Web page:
[PC]: Yes that may be, but either way, it will end up right.
[KG]: It’s a shame that Chris Latta (Starscream) and Scatman Crothers (Jazz) are no longer with us. If they were I feel they’d be almost certain additions to the cast. Do you have any fond memories of working with them? Any nice stories to tell?
[PC]: Scatman and Chris were so very different in everyway that when combined, served hysteria. I can see them laughing, bent over laughing, as we always were it seems. Sometimes we were reprimanded, that would lead to serious silence for a while, and then, a spontaneous combustion of laughter that lasted ’til it was spent out. Well, you really had to be there.
[KG]: How did you get the role of Optimus originally? I first heard your voice on Voltron: Defender of the Universe. Shortly after that you did some work for Challenge of the Gobots, which is Transformers’ arch enemy television series. Everyone hates Gobots, because generally it’s rubbish, but man did they get a good cast for that show. Anyway, your narration for Voltron is as close to Prime’s tone as I’ve heard you do. The same year too I believe?
| [PC]: I went to a cattle call, picked up my scripts and character depictions, studied them until I was called, and then went into the booth and gave it my best shot.
[KG]: I’ve seen brief clips of you on TV as well as a few snippets from past ComicCons, and your natural voice is pretty laid back. But when you go into character you become this commanding figure with a John Wayne swagger. I’m sure you’ve been asked this before but is there an influence there, or is it a natural progression from your normal speaking voice?
[PC]: It is odd and coincidental that in those years without really knowing the future of animation, I gave ‘similar’ voices. Heroes were starting up, and I pretty much knew what my hero would sound like if someone gave me an opportunity. I draw from personal experiences, and my heroes are close to friends and family. My brother is a former Marine Captain who served in Vietnam with 3rd Bat, 5th Marines.
[KG]: Speaking of ComicCon, that recent phone through you did for the casting announcement of Prime was awesome. It made me feel like a kid again. It’s funny how fans say that you are Prime. That voice isn’t Peter Cullen, it’s Optimus Prime. You have this wonderful ability of maintaining that illusion and it’s just marvellous. Not many actors can do that. You truly captured the hearts of a generation, and it’s admirable that you’ve spoken so fondly of Prime over the years and embrace the fandom. You have a true affinity for the character it seems. Come July 4th 2007 everyone in the cinema will just think they’re listening to Optimus Prime. You do realise that you’re an icon for all time?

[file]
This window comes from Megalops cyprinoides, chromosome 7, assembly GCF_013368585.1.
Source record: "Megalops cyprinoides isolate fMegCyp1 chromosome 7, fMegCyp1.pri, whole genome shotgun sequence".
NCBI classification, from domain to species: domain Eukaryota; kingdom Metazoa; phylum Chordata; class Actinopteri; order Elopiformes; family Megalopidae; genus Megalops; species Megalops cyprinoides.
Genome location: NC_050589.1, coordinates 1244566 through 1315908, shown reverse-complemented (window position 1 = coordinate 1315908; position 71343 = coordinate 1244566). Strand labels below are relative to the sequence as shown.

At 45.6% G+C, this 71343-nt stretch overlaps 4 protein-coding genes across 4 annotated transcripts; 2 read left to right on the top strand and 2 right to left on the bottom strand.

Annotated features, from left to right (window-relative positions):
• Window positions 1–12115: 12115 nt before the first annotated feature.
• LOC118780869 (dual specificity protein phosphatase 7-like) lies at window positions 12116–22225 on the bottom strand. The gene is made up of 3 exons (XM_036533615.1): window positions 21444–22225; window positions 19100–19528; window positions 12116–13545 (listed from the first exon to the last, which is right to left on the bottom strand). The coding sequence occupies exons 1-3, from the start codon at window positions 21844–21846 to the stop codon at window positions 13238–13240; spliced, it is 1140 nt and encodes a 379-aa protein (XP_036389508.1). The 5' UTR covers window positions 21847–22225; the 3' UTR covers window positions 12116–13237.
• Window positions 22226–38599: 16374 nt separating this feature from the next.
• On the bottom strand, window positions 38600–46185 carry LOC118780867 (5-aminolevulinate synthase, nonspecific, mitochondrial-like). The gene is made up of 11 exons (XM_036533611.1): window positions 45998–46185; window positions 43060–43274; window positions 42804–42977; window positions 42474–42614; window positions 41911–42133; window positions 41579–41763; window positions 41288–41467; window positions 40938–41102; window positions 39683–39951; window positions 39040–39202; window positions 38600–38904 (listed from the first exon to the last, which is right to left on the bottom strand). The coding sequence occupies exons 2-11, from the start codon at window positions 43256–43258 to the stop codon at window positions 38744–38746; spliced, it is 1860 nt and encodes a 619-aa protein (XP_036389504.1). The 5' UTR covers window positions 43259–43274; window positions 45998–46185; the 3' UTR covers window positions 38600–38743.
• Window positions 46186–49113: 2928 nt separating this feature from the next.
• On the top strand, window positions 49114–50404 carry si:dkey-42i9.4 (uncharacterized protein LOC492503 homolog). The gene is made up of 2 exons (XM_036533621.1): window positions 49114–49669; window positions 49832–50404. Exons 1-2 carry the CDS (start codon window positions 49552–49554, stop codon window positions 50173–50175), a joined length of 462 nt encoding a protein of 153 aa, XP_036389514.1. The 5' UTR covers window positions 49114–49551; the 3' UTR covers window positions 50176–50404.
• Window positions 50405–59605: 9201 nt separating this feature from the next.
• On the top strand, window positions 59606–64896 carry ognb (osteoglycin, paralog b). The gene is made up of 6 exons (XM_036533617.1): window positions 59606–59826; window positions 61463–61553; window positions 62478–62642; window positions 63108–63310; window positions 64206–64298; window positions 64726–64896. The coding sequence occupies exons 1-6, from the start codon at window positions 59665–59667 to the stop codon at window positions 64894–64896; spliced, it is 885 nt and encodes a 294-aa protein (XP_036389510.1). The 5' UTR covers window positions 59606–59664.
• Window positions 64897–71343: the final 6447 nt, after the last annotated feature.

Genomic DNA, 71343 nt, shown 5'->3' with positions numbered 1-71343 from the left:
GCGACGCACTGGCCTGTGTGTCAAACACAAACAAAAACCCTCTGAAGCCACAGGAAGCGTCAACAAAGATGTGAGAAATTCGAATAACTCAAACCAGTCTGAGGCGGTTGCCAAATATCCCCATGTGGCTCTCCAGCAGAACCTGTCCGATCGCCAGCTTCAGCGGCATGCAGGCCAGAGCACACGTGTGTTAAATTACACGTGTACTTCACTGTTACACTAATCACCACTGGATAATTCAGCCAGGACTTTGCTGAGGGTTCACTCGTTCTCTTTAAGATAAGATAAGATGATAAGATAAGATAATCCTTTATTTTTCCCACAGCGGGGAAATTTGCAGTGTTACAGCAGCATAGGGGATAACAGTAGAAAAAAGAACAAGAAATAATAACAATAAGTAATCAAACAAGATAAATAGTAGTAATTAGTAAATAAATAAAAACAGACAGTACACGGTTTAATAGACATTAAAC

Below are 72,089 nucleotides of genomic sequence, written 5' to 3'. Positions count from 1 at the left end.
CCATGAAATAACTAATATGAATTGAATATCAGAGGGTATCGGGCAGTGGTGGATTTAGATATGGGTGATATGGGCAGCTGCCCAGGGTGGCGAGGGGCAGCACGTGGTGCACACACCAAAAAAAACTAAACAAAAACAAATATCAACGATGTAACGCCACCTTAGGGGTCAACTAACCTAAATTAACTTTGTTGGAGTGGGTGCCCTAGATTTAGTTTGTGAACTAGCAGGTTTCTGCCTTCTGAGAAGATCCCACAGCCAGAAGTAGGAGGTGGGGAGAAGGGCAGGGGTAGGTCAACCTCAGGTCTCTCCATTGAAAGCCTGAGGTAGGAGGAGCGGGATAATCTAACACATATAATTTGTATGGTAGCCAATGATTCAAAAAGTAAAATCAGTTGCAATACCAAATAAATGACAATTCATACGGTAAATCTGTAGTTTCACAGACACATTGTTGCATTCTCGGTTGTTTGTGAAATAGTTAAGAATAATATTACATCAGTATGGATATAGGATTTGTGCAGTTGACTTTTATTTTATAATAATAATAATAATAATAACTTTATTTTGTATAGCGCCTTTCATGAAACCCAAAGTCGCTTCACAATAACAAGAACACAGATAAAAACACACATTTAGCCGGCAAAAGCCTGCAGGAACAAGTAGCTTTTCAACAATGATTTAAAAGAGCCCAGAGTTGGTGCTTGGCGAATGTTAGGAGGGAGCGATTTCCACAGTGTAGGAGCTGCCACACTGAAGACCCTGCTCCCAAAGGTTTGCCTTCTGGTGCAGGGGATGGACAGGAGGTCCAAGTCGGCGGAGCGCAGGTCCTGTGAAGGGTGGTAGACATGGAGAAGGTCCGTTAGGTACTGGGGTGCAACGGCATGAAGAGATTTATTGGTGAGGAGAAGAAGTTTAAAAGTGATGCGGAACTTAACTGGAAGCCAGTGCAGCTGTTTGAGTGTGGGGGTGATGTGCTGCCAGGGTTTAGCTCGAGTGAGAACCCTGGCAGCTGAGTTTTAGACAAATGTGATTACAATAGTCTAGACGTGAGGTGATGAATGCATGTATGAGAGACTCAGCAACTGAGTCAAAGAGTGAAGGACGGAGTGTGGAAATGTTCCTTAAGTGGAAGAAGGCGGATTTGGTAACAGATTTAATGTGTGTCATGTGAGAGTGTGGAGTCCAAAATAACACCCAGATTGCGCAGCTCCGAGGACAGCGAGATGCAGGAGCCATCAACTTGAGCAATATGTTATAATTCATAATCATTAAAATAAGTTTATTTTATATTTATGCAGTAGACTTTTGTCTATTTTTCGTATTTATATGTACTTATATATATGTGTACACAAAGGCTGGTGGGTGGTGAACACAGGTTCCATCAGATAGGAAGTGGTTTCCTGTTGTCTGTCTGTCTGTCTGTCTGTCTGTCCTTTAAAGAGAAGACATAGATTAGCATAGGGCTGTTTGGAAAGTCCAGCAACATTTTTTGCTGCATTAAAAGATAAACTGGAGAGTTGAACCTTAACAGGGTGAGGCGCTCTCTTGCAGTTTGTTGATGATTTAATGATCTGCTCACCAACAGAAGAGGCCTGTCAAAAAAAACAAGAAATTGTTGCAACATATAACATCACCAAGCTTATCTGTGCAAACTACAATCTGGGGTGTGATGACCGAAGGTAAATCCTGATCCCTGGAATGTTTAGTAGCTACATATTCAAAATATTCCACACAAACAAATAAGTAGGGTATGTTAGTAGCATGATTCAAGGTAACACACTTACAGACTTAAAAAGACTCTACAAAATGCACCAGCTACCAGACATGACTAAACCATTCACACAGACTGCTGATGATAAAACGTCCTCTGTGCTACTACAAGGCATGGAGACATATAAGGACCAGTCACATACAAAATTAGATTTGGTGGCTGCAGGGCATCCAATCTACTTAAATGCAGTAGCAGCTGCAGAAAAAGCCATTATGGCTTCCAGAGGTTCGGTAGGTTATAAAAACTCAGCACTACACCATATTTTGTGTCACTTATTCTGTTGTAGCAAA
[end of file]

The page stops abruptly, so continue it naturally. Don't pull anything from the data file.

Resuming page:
[PC]: Thank you very much, that is huge. I mean, the enormous sense of being a real part of someone’s life. It is somewhat inconceivable, and yet there it is. How does one cope with it? It makes me feel vulnerable somehow. I cannot disappoint, I must continue to honour the responsibility, and all the while, overwhelmed by the outcome. I am grateful. My children will know that I accomplished something in my life, and that is a legacy all parents would like to leave their children, whether its celebrity status or not.
[KG]: I’d like to ask you about Transformers the Movie (1986). Did you know that Prime was going to die, or did they spring that on you at the last moment?
[PC]: Imagine sitting in the studio reading your script for the first time. You are moments away from recording, and you have just discovered you are being snuffed! HELLO!!!??? Hollywood! I will never figure out the bean counters. Wow, at least I can say Orson Welles was with me!
[KG]: Your performance as Prime in the movie was hands down the best I’ve heard you in Transformers. Would you agree that it’s one of your best? You give it your all and go out on such an emotional high. The range of emotion that you display in so few moments resonates well. Everyone remembers your scenes.
[PC]: Kevin, again I thank you. I take each script one at a time. Writers do not get the credit they truly deserve sometimes, and in this particular case, they were fantastic.
[KG]: How do you hope to approach the role this time around? I presume that you’ve read the script and if so does it call for some equally heartfelt moments, or open new avenues for you to explore your character?
[PC]: I have not as yet read the script, but I have a confidence in Mr Bay that came from my two meetings with him. He made this feeling happen. I dreaded the meeting, and yet came away knowing that this man was indeed in charge, and extremely capable of a giant project. I know he will get from me what he wants.
[KG]: How much input do you have in Prime’s overall character? Obviously his true essence is important. Has anything you’ve read gone against his character or have the writers, Roberto Orci and Alex Kurtzman stayed faithful?
[PC]: If the true essence you refer to is the heart of it, then I can assure you, it will remain that way. I have no reason to think otherwise. Script aside, and taking the time to imagine this real life interaction with old childhood characters, I can only sense that it will completely satisfy what you have wanted all along. “Till all are one.”